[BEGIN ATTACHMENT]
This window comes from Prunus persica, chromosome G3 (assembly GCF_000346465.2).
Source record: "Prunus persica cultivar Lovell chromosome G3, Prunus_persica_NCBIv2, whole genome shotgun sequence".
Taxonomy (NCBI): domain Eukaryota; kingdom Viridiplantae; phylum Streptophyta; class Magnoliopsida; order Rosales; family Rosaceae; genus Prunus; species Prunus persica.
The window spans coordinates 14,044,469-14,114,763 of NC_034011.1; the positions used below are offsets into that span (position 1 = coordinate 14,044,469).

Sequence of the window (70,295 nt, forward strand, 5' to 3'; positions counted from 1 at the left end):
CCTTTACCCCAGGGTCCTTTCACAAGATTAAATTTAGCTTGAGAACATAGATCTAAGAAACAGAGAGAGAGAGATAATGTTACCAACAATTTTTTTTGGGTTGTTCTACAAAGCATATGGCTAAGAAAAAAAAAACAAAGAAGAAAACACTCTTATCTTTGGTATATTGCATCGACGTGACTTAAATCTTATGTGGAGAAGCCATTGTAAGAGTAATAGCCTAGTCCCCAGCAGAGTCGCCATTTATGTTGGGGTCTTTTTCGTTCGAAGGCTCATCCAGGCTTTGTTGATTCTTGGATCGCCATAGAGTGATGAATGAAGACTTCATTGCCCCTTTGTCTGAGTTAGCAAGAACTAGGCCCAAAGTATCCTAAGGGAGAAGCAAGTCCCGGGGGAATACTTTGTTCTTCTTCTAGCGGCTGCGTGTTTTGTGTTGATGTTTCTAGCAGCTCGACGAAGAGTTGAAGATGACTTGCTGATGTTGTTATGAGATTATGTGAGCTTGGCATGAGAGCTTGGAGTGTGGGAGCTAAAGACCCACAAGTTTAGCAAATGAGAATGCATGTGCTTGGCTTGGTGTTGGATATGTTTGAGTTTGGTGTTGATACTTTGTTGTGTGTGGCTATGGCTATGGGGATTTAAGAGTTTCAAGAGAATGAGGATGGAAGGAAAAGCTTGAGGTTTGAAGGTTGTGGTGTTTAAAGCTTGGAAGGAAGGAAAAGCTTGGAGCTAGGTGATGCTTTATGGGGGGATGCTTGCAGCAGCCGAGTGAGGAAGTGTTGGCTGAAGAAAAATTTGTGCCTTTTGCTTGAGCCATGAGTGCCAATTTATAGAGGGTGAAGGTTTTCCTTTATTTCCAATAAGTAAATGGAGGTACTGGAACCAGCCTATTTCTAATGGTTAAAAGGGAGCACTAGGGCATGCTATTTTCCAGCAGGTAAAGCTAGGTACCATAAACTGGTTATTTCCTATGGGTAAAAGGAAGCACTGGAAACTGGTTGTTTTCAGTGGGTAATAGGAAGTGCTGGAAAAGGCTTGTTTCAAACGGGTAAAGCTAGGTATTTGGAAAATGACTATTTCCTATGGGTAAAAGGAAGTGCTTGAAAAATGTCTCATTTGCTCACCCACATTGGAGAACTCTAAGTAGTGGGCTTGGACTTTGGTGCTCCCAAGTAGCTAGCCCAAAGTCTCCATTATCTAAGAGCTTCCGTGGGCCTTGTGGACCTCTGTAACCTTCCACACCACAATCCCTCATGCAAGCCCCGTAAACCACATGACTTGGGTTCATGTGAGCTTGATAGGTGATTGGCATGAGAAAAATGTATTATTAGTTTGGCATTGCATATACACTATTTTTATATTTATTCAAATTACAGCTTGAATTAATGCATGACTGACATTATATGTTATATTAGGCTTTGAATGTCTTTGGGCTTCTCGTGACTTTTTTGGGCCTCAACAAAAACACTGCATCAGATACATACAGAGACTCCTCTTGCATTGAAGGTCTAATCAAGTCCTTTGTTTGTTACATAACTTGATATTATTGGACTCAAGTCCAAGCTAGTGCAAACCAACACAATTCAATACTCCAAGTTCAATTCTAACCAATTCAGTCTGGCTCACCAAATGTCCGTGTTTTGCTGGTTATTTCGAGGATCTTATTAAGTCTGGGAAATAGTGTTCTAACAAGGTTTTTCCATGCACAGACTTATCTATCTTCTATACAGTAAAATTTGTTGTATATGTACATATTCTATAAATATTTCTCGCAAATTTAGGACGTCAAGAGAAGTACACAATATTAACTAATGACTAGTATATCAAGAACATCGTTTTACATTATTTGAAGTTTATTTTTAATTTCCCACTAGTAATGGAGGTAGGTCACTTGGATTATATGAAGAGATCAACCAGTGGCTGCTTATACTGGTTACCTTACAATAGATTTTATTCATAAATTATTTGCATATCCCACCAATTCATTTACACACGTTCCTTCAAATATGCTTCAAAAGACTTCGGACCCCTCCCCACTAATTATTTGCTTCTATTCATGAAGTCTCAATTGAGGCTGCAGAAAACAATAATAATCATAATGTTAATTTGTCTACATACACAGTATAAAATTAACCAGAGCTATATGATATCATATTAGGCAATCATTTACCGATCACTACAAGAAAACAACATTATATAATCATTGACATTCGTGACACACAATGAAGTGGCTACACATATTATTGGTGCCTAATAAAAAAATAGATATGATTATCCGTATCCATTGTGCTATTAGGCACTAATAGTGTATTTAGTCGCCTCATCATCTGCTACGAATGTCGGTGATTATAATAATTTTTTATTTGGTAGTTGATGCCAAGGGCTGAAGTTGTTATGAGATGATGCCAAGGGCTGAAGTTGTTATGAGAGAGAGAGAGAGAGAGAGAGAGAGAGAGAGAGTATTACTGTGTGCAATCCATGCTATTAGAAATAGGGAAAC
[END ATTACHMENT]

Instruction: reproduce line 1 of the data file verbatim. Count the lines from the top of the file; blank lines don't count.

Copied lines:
This window comes from Prunus persica, chromosome G3 (assembly GCF_000346465.2).